Standing 6-foot-6, weighing 250 pounds and possessing the speed and moves of a running back, he entered the NFL as an anomaly in 2011. Not so much that his individual skills had never been seen in a quarterback at that level, but that they all existed within such a large package.
Oh, he has contemporaries in regards to that skill set. Maybe not exactly the same size or the same speed, but close. Comparable. So, if anything, Newton’s claims of his athleticism being totally unrecognizable to followers of pro quarterback play is a bit pretentious, and throwing the race card into that same mix as making him supposedly unlikable among the masses is completely preposterous.
Put it this way, Colin Kaepernick totally debunks the former myth and Johnny Manziel the latter.
Regardless, he remains likable here because he is very good to great, and, really, isn’t he making tons of plays worthy of celebration anyway? You know, the dude is five years into his NFL career, has earned three trips to the Pro Bowl, is the likely 2015 NFL MVP, is in the midst of his third playoff run and headed to the Super Bowl in Santa Clara, Calif., next weekend.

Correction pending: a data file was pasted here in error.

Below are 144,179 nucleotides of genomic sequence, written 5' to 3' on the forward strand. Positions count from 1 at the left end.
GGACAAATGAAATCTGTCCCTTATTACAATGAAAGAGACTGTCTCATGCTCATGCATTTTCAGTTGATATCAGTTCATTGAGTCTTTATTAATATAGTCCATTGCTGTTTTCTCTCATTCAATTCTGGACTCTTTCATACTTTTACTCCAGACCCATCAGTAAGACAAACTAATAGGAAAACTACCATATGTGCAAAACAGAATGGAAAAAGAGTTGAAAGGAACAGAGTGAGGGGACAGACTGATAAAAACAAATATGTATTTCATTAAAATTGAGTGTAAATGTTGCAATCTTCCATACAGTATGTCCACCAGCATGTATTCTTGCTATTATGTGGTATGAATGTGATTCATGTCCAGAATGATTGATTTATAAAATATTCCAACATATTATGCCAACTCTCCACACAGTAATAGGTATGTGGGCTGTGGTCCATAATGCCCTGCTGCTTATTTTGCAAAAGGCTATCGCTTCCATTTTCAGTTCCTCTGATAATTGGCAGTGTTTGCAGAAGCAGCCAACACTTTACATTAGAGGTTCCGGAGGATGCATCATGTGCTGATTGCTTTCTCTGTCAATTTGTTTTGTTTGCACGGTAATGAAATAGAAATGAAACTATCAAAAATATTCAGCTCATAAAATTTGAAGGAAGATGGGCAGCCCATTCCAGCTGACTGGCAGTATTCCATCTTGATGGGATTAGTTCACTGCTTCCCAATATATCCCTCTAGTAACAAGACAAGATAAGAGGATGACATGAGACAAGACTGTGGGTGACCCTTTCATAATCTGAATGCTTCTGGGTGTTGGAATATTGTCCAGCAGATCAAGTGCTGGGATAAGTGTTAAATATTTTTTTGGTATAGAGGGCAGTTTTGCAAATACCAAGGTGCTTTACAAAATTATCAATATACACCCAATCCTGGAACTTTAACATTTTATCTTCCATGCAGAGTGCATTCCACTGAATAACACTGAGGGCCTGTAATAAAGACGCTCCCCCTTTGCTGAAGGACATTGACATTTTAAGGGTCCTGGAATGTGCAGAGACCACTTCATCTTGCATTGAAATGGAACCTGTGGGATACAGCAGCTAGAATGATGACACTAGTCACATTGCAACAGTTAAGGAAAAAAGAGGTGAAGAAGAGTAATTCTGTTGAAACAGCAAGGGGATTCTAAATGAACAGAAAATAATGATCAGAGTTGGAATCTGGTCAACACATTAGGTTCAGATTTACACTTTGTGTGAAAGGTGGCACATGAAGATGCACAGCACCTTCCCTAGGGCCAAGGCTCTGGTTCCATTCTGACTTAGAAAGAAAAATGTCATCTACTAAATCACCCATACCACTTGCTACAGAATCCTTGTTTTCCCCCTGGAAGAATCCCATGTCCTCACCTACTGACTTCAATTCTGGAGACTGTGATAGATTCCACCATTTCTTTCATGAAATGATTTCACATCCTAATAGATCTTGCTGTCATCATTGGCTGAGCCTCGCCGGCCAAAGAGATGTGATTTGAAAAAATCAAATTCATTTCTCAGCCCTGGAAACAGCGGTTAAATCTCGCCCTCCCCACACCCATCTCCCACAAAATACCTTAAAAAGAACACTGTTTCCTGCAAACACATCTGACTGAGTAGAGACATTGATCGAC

So, maybe ease up a bit on the hate out there. Perhaps a little “Dab” will do ya just fine.
- Jack Kerwin | email@example.com
DID YOU KNOW?
Just a few things that may have slipped by the masses with all the Cam Newton talk of late.
Carolina owner Jerry Richardson came under some heavy criticism, often being labeled a “racist,” for asking Newton to maintain his clean-cut image before the Panthers made him the No. 1 pick of the 2011 draft and then the face of their franchise. Whether you feel it was right or wrong for Richardson to go all-George Steinbrenner on Newton, the player agreed to the owner’s appearance-code wishes (no tattoos, body piercings, long hair) anyway as a condition of being taken first and has generally maintained that “look” throughout his NFL career.